photo-1421081177127-339f586c9b49Over a decade ago Michael Crichton put out a book, State of Fear, on climate change. Probably it was his most controversial book and that’s reflected in the mixed Amazon reviews.

The point of the book wasn’t so much that climate change is a myth, but that there’s always been change and there’s a lot we don’t know. Such statements instantly label you a “denier” since it is an easy refuge for deniers to claim the same thing.

To demonstrate this, here’s what I do: When someone brings up climate change, I ask them why the sky is blue. The point, again, isn’t to deny climate change. The point is that the sky occupies about half peoples vision every waking day of their life, and most people don’t know why it’s blue. This question tends to make people pretty angry, but that’s not the intent. I have yet to meet anyone who knows why the sky is blue.

We’re all human, so we think it’s ok to on the one hand believe global temperatures will be higher in 100 years time and on the other not know the most basic things about the same system we’re trying to predict. Maybe that’s ok, but it still worries me.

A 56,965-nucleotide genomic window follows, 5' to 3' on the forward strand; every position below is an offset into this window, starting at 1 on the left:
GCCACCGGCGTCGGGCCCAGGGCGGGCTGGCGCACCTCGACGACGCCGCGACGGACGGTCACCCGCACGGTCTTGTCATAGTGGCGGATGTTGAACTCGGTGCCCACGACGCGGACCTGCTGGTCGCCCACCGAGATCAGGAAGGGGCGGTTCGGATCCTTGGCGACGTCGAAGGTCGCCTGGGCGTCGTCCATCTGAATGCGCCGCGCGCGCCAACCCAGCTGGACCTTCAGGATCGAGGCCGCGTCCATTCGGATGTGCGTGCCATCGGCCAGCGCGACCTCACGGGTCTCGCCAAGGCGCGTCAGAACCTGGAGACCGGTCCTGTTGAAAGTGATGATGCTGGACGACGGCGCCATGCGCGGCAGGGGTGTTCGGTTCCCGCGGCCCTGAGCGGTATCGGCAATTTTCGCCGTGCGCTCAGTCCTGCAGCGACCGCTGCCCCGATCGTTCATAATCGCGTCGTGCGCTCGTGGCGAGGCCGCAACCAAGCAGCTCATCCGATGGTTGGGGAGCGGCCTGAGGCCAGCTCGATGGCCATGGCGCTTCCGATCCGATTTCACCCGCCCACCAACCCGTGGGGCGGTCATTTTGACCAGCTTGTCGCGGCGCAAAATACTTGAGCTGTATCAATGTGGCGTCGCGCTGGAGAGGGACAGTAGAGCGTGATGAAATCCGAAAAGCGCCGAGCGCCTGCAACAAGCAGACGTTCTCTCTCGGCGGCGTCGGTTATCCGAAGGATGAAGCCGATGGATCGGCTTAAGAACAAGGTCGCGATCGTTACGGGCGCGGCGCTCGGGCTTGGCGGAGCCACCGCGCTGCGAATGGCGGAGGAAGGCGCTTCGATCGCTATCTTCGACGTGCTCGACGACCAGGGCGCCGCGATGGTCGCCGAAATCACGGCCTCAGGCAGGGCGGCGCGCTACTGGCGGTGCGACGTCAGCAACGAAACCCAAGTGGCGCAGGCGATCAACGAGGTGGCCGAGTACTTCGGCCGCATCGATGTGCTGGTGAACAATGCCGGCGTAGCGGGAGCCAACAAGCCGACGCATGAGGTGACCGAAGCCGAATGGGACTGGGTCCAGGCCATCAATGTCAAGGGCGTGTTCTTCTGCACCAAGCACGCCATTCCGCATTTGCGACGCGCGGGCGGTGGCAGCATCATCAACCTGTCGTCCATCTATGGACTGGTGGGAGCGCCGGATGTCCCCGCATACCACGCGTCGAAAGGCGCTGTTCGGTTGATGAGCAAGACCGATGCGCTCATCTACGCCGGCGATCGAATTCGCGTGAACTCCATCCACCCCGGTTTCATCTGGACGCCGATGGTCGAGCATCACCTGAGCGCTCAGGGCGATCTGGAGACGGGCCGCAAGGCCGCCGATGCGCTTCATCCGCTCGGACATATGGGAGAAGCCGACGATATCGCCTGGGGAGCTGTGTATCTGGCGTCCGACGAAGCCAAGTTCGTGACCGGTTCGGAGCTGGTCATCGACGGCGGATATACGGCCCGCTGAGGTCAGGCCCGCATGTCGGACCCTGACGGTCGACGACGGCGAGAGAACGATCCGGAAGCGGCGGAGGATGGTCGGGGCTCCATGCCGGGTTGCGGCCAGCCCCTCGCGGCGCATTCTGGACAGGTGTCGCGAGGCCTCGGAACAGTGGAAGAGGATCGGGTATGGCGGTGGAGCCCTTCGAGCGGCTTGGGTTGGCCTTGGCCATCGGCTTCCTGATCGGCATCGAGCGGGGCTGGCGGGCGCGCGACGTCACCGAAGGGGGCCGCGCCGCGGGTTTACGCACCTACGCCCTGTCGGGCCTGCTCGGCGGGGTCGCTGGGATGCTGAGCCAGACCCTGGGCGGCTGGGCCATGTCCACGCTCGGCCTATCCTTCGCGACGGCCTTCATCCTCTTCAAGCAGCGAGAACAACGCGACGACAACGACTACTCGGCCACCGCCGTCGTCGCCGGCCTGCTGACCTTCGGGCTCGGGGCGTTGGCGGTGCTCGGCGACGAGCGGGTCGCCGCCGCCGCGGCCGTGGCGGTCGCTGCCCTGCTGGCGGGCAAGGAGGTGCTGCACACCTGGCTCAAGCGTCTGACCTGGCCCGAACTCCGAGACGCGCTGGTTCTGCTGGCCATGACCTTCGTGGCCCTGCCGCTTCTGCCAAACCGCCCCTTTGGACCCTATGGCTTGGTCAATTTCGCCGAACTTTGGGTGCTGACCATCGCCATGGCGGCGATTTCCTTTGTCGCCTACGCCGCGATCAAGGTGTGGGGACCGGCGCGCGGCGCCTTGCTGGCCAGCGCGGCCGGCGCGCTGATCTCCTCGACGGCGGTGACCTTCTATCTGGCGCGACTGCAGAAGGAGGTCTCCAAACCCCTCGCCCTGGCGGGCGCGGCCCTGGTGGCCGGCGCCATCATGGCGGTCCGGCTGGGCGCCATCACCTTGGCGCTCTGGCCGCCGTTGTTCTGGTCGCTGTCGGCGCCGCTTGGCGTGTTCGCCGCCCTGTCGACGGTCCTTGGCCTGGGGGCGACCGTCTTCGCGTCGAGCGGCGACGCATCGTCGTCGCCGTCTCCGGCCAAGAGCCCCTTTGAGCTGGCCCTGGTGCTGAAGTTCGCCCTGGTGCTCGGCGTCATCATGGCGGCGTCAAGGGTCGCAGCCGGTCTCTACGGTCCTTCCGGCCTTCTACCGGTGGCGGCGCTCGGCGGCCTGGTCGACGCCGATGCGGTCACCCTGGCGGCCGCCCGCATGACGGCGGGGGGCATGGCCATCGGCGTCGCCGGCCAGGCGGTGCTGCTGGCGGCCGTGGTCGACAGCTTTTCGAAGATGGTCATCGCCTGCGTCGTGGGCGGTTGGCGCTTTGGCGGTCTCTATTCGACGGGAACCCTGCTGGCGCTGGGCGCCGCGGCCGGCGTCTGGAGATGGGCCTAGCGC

Good luck fixing this…

For the record, I’m more on the climate change side of the fence than anything else. But I’ve also worked in academic research environments, and you get to see just how much nonsense is put out when you do that. It doesn’t appear that climate change is a major problem for a while, and that’s why so few people care today. The question is how to get people to care about something bad that will happen to other people in the future. Maybe I’m wrong.

If you’re interested, here’s why the sky is blue. It was one of the questions I was asked when I wanted to move from Computer Science to Physics in University, and I happened to know why. The other interesting question was to show why basic differentials worked, essentially the proof Newton did a few hundred years ago. That’s another one where we’re taught the rules but rarely why they work.